There was no doubt, however, that she was extremely upset, and she
sternly warned Mr. Otis to beware of some trouble coming to the house.

"I have seen things with my own eyes, sir," she said, "that would make
any Christian's hair stand on end, and many and many a night I have not
closed my eyes in sleep for the awful things that are done here." Mr.
Otis, however, and his wife warmly assured the honest soul that they
were not afraid of ghosts, and, after invoking the blessings of
Providence on her new master and mistress, and making arrangements for
an increase of salary, the old housekeeper tottered off to her own room.

 

II

The storm raged fiercely all that night, but nothing of particular note
occurred. The next morning, however, when they came down to breakfast,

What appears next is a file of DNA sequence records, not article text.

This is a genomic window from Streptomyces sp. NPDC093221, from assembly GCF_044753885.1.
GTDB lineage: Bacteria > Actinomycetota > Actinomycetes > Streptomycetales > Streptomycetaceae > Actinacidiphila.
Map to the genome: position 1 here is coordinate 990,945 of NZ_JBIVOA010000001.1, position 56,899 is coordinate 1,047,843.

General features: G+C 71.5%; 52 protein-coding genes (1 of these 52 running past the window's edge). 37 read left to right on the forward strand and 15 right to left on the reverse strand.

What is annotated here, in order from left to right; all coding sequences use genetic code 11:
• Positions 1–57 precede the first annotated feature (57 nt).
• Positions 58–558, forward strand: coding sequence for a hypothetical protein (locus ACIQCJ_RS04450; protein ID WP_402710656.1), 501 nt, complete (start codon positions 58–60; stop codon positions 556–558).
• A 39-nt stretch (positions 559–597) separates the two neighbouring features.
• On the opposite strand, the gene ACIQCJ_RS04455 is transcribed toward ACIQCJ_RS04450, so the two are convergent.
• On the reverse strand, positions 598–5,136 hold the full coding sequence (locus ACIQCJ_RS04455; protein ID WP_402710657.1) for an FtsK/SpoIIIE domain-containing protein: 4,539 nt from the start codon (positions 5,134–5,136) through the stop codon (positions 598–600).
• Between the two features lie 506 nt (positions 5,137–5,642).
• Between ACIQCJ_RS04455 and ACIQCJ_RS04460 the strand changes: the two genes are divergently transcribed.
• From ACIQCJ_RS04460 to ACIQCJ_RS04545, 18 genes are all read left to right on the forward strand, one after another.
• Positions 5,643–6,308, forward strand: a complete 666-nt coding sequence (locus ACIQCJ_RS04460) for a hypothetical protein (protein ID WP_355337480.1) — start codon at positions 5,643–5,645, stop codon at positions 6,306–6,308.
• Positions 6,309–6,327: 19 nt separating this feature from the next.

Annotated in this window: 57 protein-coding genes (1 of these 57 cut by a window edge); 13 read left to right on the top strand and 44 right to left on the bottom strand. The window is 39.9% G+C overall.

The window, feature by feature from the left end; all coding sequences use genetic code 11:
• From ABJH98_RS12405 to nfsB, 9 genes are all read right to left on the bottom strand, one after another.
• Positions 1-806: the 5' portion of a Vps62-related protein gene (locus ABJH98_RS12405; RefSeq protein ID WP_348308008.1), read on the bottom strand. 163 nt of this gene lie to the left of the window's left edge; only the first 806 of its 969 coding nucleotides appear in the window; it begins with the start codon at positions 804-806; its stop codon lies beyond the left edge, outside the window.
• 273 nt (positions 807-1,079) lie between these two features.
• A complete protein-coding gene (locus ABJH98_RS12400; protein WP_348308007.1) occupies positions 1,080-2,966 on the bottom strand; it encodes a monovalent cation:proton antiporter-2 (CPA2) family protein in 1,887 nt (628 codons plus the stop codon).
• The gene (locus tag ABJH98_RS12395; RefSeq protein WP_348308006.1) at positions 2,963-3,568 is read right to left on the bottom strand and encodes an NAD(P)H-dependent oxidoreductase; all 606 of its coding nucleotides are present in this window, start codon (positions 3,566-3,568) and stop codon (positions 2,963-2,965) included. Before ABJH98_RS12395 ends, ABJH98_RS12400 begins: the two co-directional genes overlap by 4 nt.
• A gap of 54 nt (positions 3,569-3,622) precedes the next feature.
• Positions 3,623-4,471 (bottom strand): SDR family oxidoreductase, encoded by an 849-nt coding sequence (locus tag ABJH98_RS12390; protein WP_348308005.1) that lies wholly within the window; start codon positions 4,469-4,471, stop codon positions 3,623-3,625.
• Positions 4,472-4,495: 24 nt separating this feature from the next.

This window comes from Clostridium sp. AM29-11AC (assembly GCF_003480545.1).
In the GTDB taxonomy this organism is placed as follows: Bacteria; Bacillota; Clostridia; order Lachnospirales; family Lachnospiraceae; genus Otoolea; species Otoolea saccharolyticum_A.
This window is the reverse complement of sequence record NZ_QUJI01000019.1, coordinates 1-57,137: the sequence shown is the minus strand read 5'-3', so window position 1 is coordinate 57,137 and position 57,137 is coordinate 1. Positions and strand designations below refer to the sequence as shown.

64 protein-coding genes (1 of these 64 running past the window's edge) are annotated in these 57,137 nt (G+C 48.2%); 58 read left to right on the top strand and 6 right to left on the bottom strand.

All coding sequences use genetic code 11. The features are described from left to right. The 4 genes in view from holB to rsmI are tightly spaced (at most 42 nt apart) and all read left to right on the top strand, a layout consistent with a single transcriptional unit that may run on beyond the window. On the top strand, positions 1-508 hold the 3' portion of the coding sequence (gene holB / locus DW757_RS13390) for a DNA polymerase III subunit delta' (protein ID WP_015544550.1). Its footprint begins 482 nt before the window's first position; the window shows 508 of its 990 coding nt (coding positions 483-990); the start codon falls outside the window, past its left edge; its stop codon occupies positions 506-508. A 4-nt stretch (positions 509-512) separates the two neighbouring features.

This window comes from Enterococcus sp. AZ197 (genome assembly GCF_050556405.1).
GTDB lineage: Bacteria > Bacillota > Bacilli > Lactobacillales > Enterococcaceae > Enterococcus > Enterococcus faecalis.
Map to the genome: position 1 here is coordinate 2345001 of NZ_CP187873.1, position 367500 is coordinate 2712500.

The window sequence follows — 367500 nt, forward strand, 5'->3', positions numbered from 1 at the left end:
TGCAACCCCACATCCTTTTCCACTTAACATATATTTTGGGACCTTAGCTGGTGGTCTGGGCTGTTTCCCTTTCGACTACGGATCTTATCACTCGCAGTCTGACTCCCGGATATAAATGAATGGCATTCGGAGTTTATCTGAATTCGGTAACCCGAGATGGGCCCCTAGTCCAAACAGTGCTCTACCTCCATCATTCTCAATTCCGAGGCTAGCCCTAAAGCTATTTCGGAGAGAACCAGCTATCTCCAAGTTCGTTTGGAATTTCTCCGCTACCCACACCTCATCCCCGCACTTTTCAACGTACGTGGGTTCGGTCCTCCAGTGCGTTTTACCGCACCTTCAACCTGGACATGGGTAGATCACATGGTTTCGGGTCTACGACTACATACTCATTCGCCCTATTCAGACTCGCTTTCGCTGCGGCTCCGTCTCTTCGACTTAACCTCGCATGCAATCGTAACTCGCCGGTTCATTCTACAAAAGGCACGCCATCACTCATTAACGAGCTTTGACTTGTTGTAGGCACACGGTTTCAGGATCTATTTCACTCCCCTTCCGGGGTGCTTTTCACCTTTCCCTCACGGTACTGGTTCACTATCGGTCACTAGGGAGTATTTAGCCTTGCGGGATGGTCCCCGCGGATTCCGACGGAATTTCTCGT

they found the terrible stain of blood once again on the floor. "I don't
think it can be the fault of the Paragon Detergent," said Washington,
"for I have tried it with everything. It must be the ghost." He
accordingly rubbed out the stain a second time, but the second morning
it appeared again. The third morning also it was there, though the
library had been locked up at night by Mr. Otis himself, and the key
carried up-stairs. The whole family were now quite interested; Mr. Otis
began to suspect that he had been too dogmatic in his denial of the
existence of ghosts, Mrs. Otis expressed her intention of joining the
Psychical Society, and Washington prepared a long letter to Messrs.
Myers and Podmore on the subject of the Permanence of Sanguineous Stains